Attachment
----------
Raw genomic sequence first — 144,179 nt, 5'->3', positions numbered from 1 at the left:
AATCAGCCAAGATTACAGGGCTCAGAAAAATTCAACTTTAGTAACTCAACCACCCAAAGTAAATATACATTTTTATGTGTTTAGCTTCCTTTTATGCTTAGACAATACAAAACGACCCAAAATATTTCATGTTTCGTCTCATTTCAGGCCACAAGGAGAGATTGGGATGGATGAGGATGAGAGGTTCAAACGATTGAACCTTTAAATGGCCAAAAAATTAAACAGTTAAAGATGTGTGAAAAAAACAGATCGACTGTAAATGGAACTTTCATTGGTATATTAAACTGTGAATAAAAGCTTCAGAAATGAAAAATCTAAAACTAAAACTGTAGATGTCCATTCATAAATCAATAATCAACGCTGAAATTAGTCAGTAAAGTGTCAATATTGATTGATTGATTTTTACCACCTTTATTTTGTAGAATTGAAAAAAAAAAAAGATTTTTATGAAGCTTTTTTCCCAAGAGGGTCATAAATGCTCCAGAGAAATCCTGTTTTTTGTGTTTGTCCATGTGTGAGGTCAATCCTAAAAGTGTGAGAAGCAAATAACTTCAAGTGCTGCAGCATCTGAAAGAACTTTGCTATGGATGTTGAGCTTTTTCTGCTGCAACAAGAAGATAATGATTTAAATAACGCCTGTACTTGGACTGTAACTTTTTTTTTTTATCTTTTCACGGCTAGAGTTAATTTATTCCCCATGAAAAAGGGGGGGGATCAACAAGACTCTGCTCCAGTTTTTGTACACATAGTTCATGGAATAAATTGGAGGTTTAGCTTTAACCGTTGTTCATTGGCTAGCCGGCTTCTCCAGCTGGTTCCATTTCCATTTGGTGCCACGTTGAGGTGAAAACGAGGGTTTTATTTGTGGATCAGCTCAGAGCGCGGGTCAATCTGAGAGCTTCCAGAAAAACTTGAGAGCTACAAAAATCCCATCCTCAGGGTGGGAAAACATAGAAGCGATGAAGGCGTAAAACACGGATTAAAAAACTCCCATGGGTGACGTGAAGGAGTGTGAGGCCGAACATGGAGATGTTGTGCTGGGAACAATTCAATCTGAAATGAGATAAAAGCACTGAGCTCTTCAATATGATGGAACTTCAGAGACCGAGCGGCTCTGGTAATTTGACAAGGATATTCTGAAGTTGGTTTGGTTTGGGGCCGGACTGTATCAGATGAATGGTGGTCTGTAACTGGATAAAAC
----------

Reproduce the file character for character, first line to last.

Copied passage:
Raw genomic sequence first — 144,179 nt, 5'->3', positions numbered from 1 at the left:
AATCAGCCAAGATTACAGGGCTCAGAAAAATTCAACTTTAGTAACTCAACCACCCAAAGTAAATATACATTTTTATGTGTTTAGCTTCCTTTTATGCTTAGACAATACAAAACGACCCAAAATATTTCATGTTTCGTCTCATTTCAGGCCACAAGGAGAGATTGGGATGGATGAGGATGAGAGGTTCAAACGATTGAACCTTTAAATGGCCAAAAAATTAAACAGTTAAAGATGTGTGAAAAAAACAGATCGACTGTAAATGGAACTTTCATTGGTATATTAAACTGTGAATAAAAGCTTCAGAAATGAAAAATCTAAAACTAAAACTGTAGATGTCCATTCATAAATCAATAATCAACGCTGAAATTAGTCAGTAAAGTGTCAATATTGATTGATTGATTTTTACCACCTTTATTTTGTAGAATTGAAAAAAAAAAAAGATTTTTATGAAGCTTTTTTCCCAAGAGGGTCATAAATGCTCCAGAGAAATCCTGTTTTTTGTGTTTGTCCATGTGTGAGGTCAATCCTAAAAGTGTGAGAAGCAAATAACTTCAAGTGCTGCAGCATCTGAAAGAACTTTGCTATGGATGTTGAGCTTTTTCTGCTGCAACAAGAAGATAATGATTTAAATAACGCCTGTACTTGGACTGTAACTTTTTTTTTTTATCTTTTCACGGCTAGAGTTAATTTATTCCCCATGAAAAAGGGGGGGGATCAACAAGACTCTGCTCCAGTTTTTGTACACATAGTTCATGGAATAAATTGGAGGTTTAGCTTTAACCGTTGTTCATTGGCTAGCCGGCTTCTCCAGCTGGTTCCATTTCCATTTGGTGCCACGTTGAGGTGAAAACGAGGGTTTTATTTGTGGATCAGCTCAGAGCGCGGGTCAATCTGAGAGCTTCCAGAAAAACTTGAGAGCTACAAAAATCCCATCCTCAGGGTGGGAAAACATAGAAGCGATGAAGGCGTAAAACACGGATTAAAAAACTCCCATGGGTGACGTGAAGGAGTGTGAGGCCGAACATGGAGATGTTGTGCTGGGAACAATTCAATCTGAAATGAGATAAAAGCACTGAGCTCTTCAATATGATGGAACTTCAGAGACCGAGCGGCTCTGGTAATTTGACAAGGATATTCTGAAGTTGGTTTGGTTTGGGGCCGGACTGTATCAGATGAATGGTGGTCTGTAACTGGATAAAAC